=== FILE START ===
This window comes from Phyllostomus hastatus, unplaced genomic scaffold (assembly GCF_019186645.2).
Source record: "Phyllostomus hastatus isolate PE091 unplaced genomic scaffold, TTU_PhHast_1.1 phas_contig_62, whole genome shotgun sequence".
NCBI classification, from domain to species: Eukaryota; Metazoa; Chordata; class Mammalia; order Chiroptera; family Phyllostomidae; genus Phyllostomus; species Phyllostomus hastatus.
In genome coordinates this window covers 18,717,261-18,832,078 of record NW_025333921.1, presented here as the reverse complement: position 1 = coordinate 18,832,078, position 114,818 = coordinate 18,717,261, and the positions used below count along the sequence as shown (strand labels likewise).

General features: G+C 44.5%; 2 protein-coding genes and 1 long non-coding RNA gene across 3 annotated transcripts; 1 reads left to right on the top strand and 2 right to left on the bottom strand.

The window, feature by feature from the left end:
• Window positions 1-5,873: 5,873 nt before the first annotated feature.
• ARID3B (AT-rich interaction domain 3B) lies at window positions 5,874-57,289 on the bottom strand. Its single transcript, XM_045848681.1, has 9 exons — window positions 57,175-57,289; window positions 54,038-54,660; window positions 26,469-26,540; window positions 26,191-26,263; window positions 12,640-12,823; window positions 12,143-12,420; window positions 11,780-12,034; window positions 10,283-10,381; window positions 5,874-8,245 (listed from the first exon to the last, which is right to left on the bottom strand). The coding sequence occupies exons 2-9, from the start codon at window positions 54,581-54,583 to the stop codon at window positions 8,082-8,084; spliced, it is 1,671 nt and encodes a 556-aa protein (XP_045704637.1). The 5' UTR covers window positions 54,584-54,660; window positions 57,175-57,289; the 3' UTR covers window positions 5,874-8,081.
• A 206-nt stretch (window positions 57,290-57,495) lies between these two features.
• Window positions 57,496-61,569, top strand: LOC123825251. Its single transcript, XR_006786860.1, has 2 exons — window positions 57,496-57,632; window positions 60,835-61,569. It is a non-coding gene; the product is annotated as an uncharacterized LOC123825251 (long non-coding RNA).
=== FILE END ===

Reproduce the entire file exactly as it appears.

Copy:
This window comes from Phyllostomus hastatus, unplaced genomic scaffold (assembly GCF_019186645.2).
Source record: "Phyllostomus hastatus isolate PE091 unplaced genomic scaffold, TTU_PhHast_1.1 phas_contig_62, whole genome shotgun sequence".
NCBI classification, from domain to species: Eukaryota; Metazoa; Chordata; class Mammalia; order Chiroptera; family Phyllostomidae; genus Phyllostomus; species Phyllostomus hastatus.
In genome coordinates this window covers 18,717,261-18,832,078 of record NW_025333921.1, presented here as the reverse complement: position 1 = coordinate 18,832,078, position 114,818 = coordinate 18,717,261, and the positions used below count along the sequence as shown (strand labels likewise).

General features: G+C 44.5%; 2 protein-coding genes and 1 long non-coding RNA gene across 3 annotated transcripts; 1 reads left to right on the top strand and 2 right to left on the bottom strand.

The window, feature by feature from the left end:
• Window positions 1-5,873: 5,873 nt before the first annotated feature.
• ARID3B (AT-rich interaction domain 3B) lies at window positions 5,874-57,289 on the bottom strand. Its single transcript, XM_045848681.1, has 9 exons — window positions 57,175-57,289; window positions 54,038-54,660; window positions 26,469-26,540; window positions 26,191-26,263; window positions 12,640-12,823; window positions 12,143-12,420; window positions 11,780-12,034; window positions 10,283-10,381; window positions 5,874-8,245 (listed from the first exon to the last, which is right to left on the bottom strand). The coding sequence occupies exons 2-9, from the start codon at window positions 54,581-54,583 to the stop codon at window positions 8,082-8,084; spliced, it is 1,671 nt and encodes a 556-aa protein (XP_045704637.1). The 5' UTR covers window positions 54,584-54,660; window positions 57,175-57,289; the 3' UTR covers window positions 5,874-8,081.
• A 206-nt stretch (window positions 57,290-57,495) lies between these two features.
• Window positions 57,496-61,569, top strand: LOC123825251. Its single transcript, XR_006786860.1, has 2 exons — window positions 57,496-57,632; window positions 60,835-61,569. It is a non-coding gene; the product is annotated as an uncharacterized LOC123825251 (long non-coding RNA).